With Halloween coming soon, we usually expect some visits from goblins, ghosts, and other creepy creatures who aren’t really what they seem. Now, researchers warn that using commercial reverse transcriptase (RT) might give you another sort of ghastly scare—you might think you’re detecting antisense non-coding RNA (ncRNA) when it isn’t even there.
With so much recent interest in ncRNAs, more and more labs are looking for easy ways to detect them. One easy way is by performing RT-PCR, which is sensitive and doesn’t require fancy equipment or expertise. But when the researchers in France tried to use RT-PCR to find antisense ncRNA for RARβ2, they realized that they really got the sense strand, or mRNA, instead. They even tried it with different cells and different primers, but still got the same result. Doing the reaction without RNA or without RT gave no signal, as expected, but when they ran a no-primer control they were surprised to see a signal. After seeing the same nonspecific signal for several RNAs, the scientists think that it could be a global phenomenon.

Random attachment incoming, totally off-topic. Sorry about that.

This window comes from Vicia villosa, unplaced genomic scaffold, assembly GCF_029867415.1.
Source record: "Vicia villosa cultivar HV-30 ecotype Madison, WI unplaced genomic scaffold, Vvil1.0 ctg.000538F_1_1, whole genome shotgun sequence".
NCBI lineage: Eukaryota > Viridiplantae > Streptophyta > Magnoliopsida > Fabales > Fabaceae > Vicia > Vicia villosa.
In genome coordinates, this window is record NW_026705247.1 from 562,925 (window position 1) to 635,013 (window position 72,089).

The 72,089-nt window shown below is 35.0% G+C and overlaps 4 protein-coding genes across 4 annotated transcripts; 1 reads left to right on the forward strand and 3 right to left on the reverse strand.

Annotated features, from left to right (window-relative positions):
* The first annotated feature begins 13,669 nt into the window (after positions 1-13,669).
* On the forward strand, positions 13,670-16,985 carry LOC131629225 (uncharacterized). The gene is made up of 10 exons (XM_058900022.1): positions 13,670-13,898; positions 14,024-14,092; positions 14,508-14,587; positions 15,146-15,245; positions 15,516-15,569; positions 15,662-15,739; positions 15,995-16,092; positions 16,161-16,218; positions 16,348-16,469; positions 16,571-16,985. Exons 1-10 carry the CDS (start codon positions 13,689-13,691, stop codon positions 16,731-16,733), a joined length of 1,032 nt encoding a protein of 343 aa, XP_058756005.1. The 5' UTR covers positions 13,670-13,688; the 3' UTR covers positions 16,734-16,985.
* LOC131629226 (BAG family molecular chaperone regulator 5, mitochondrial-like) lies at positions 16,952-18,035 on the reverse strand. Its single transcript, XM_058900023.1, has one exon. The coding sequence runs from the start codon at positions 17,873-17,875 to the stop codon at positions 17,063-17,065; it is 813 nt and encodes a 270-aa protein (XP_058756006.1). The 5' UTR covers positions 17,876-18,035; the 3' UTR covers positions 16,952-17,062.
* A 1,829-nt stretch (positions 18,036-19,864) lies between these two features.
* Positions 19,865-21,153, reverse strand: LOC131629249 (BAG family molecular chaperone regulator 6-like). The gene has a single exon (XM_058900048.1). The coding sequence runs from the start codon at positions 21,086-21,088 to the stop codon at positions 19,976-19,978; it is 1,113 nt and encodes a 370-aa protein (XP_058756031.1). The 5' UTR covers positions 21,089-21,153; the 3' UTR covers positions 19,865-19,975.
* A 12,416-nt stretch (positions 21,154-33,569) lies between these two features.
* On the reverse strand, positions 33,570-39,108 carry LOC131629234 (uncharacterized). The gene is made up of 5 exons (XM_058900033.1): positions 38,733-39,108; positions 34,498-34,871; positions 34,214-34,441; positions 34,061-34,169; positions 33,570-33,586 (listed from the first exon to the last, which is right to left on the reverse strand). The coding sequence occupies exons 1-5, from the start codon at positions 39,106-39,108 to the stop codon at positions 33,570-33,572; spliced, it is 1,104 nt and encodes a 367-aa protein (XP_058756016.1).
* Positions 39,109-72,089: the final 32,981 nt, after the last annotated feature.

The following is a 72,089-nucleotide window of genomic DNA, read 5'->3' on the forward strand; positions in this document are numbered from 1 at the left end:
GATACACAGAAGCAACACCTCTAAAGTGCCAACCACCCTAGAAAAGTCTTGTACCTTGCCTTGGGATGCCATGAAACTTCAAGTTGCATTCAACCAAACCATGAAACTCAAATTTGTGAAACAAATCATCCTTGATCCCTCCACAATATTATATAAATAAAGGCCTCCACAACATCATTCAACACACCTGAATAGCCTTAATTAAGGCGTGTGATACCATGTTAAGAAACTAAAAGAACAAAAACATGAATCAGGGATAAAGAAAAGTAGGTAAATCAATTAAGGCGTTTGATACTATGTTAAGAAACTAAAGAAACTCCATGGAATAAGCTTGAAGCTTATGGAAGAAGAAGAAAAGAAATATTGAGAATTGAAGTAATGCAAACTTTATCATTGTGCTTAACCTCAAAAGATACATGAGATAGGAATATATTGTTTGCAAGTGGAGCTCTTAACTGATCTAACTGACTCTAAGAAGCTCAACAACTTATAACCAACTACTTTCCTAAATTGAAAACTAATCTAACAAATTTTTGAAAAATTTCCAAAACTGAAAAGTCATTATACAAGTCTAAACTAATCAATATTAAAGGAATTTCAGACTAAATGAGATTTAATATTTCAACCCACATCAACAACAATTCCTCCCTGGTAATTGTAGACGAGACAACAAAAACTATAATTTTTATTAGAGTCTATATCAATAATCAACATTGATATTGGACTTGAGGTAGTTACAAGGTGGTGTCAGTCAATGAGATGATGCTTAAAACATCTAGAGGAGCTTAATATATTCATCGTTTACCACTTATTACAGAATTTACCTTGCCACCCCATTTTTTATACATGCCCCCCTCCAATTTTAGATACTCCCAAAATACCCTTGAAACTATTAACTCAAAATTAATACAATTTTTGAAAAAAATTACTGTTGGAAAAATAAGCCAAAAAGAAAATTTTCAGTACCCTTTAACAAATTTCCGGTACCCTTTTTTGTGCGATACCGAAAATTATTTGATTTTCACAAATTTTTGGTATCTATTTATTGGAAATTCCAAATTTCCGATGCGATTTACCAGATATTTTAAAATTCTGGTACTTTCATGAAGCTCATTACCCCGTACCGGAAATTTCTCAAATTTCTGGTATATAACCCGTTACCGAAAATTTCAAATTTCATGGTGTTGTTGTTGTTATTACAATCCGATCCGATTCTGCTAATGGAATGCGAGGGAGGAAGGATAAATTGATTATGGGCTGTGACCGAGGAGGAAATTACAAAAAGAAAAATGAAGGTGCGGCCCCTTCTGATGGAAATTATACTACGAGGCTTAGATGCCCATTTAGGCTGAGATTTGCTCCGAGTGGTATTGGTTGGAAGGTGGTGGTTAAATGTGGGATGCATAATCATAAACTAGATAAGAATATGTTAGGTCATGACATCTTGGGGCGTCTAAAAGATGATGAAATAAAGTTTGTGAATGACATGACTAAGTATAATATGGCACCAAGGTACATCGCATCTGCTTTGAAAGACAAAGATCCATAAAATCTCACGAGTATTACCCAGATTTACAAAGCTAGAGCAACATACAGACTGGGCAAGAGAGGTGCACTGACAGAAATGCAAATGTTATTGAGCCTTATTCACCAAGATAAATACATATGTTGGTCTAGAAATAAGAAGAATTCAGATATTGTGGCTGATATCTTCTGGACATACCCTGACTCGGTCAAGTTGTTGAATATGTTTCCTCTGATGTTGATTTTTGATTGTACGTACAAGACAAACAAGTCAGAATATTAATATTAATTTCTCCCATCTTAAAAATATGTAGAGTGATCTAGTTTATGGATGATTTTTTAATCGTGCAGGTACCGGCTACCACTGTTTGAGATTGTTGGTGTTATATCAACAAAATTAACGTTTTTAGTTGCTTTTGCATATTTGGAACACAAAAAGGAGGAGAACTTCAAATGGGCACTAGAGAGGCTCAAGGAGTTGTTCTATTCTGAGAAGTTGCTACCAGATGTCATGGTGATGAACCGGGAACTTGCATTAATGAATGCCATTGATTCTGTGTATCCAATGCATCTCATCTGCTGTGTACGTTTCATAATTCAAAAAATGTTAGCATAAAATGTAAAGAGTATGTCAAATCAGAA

So, what’s going on? The researchers did a little investigating and found evidence of short contaminating RNAs that are acting as primers. These contaminants stick tightly to the RT enzyme. Five commercially available RTs that were tested appear to have different levels of this contamination. The researchers say that, for most applications, this nonspecific background signal won’t matter. However, antisense ncRNAs are at such low levels that this background will likely be problematic in these types of experiments.
See all the frightening details at Biochimie, October 2011.